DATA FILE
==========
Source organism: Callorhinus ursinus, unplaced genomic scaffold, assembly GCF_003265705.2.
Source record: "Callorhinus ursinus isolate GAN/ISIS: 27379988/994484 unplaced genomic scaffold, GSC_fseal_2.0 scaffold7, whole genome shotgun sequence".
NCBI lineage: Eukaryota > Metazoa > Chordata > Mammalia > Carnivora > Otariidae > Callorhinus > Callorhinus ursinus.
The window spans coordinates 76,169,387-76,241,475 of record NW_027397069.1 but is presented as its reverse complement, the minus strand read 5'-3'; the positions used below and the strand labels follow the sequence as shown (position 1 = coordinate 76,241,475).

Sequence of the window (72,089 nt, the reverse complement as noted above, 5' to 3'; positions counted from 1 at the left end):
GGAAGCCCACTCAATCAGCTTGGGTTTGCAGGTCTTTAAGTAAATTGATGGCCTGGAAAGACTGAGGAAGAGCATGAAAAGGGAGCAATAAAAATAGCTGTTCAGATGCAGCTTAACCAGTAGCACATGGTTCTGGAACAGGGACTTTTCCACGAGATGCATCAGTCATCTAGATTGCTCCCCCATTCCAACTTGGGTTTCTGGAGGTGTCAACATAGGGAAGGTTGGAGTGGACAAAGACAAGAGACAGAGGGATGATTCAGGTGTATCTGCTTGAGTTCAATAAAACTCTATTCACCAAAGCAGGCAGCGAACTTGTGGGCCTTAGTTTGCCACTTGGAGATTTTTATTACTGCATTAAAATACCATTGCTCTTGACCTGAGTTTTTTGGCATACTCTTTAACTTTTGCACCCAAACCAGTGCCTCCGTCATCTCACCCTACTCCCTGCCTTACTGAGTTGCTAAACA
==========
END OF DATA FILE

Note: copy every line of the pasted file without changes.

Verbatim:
Source organism: Callorhinus ursinus, unplaced genomic scaffold, assembly GCF_003265705.2.
Source record: "Callorhinus ursinus isolate GAN/ISIS: 27379988/994484 unplaced genomic scaffold, GSC_fseal_2.0 scaffold7, whole genome shotgun sequence".
NCBI lineage: Eukaryota > Metazoa > Chordata > Mammalia > Carnivora > Otariidae > Callorhinus > Callorhinus ursinus.
The window spans coordinates 76,169,387-76,241,475 of record NW_027397069.1 but is presented as its reverse complement, the minus strand read 5'-3'; the positions used below and the strand labels follow the sequence as shown (position 1 = coordinate 76,241,475).

Sequence of the window (72,089 nt, the reverse complement as noted above, 5' to 3'; positions counted from 1 at the left end):
GGAAGCCCACTCAATCAGCTTGGGTTTGCAGGTCTTTAAGTAAATTGATGGCCTGGAAAGACTGAGGAAGAGCATGAAAAGGGAGCAATAAAAATAGCTGTTCAGATGCAGCTTAACCAGTAGCACATGGTTCTGGAACAGGGACTTTTCCACGAGATGCATCAGTCATCTAGATTGCTCCCCCATTCCAACTTGGGTTTCTGGAGGTGTCAACATAGGGAAGGTTGGAGTGGACAAAGACAAGAGACAGAGGGATGATTCAGGTGTATCTGCTTGAGTTCAATAAAACTCTATTCACCAAAGCAGGCAGCGAACTTGTGGGCCTTAGTTTGCCACTTGGAGATTTTTATTACTGCATTAAAATACCATTGCTCTTGACCTGAGTTTTTTGGCATACTCTTTAACTTTTGCACCCAAACCAGTGCCTCCGTCATCTCACCCTACTCCCTGCCTTACTGAGTTGCTAAACA